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HIV-Specific Penalties for Sex Workers Come Under Legal Challenge

National Institute of Allergy and Infectious Diseases Flickr Account (Creative Commons)

A Tennessee law that makes it a felony for someone who knows they are HIV positive to engage in sex work is facing a legal challenge.

A new lawsuit, filed by the American Civil Liberties Union and other rights groups, alleges that the state’s so-called aggravated prostitution statute is unconstitutional and violates the American with Disabilities Act.

A standard prostitution conviction in Tennessee is considered a misdemeanor, but when someone who knows they have HIV commits the same offense, it becomes a felony called aggravated prostitution. It can carry a 3-15 prison term and requires lifetime registration as a sex offender.

This distinction – of enacting a harsher punishment for those with HIV – is the basis for the new lawsuit, says Jeff Preptit, a staff attorney with the ACLU of Tennessee.

“The Americans with Disabilities Act has denoted that people living with HIV are a protected class of people who have a disability,” he says. “So in effect, this statutory scheme is discriminating against people based off their disability status. which is not only violative of our federal Constitution but violative of the American with Disabilities Act ”

The suit is filed on behalf of four unnamed cisgender and transgender women who have been convicted of aggravated prostitution.

Under current law as registered sex offenders, they face severe restrictions on where they can live and work for the rest of their lives. The lawsuit says they experience humiliation and stigma as a result of their status as sex offenders and are unable to freely be around their grandchildren or other young relatives.

“It shows just the real world impact that these statues have had on people who are living among us – who simply want to be able to have access to housing, and have access to jobs, have access to healthcare and be able to live the lives that they know they are capable of,” Preptit says.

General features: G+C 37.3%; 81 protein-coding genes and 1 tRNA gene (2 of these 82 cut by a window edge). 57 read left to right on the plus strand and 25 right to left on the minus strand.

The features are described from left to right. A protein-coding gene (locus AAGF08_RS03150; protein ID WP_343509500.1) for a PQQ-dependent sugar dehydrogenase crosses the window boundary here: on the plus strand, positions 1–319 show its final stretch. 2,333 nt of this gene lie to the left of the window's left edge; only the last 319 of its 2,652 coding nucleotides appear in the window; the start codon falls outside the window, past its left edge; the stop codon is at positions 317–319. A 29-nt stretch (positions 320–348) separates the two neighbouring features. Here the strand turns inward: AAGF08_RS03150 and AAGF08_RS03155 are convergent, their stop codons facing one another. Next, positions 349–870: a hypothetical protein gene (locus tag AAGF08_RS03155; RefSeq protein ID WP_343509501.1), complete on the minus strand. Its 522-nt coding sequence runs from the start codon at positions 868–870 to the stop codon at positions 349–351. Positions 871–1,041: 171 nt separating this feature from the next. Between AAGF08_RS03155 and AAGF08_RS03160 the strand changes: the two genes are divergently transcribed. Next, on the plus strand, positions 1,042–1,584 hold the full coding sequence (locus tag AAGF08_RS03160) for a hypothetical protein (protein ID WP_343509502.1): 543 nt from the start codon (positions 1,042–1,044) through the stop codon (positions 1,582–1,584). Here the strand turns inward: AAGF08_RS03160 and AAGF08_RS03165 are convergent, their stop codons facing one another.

At least 83 people are listed on the registry for an aggravated prostitution charge, with most concentrated in Shelby County, according to the lawsuit. Research from the Williams Institute finds that the law, which was created in in 1991, disproportionately affects Black women and the “economically vulnerable.”

The legal challenge comes as health advocates have been working over the past decade to update or overturn laws across the country that criminalize exposure to HIV. In addition to aggravated prostitution, Tennessee also makes it a felony for someone not to disclose an HIV diagnosis to a sexual partner.

In general, these policies came about nationally in the ‘80s and early ‘90s when lawmakers were scrambling for ways to curb the spread of an often misunderstood disease that was considered a death sentence.

But, advocates say the laws do not reflect modern realities. Treatment for the disease is now at the point where someone taking their medicine is not able to sexually transmit the virus to others and have near-normal life expectancy.

Opponents to the laws in Tennessee have had incremental success in repealing them. With bipartisan support, lawmakers voted this year to eliminate the sex offender registry requirement for those convicted of criminal exposure to HIV. In 2015, the aggravated prostitution statute was amended to allow for victims of sex trafficking or abuse to apply to be removed from the registry.

A spokesperson for Attorney General Jonathan Skrmetti, who is named in the suit, said that as of Tuesday afternoon his office had not yet been served the complaint.

Katie is a part-time WKNO contributor. She's always eager to hear your story ideas. You can email her at kriordan@wkno.org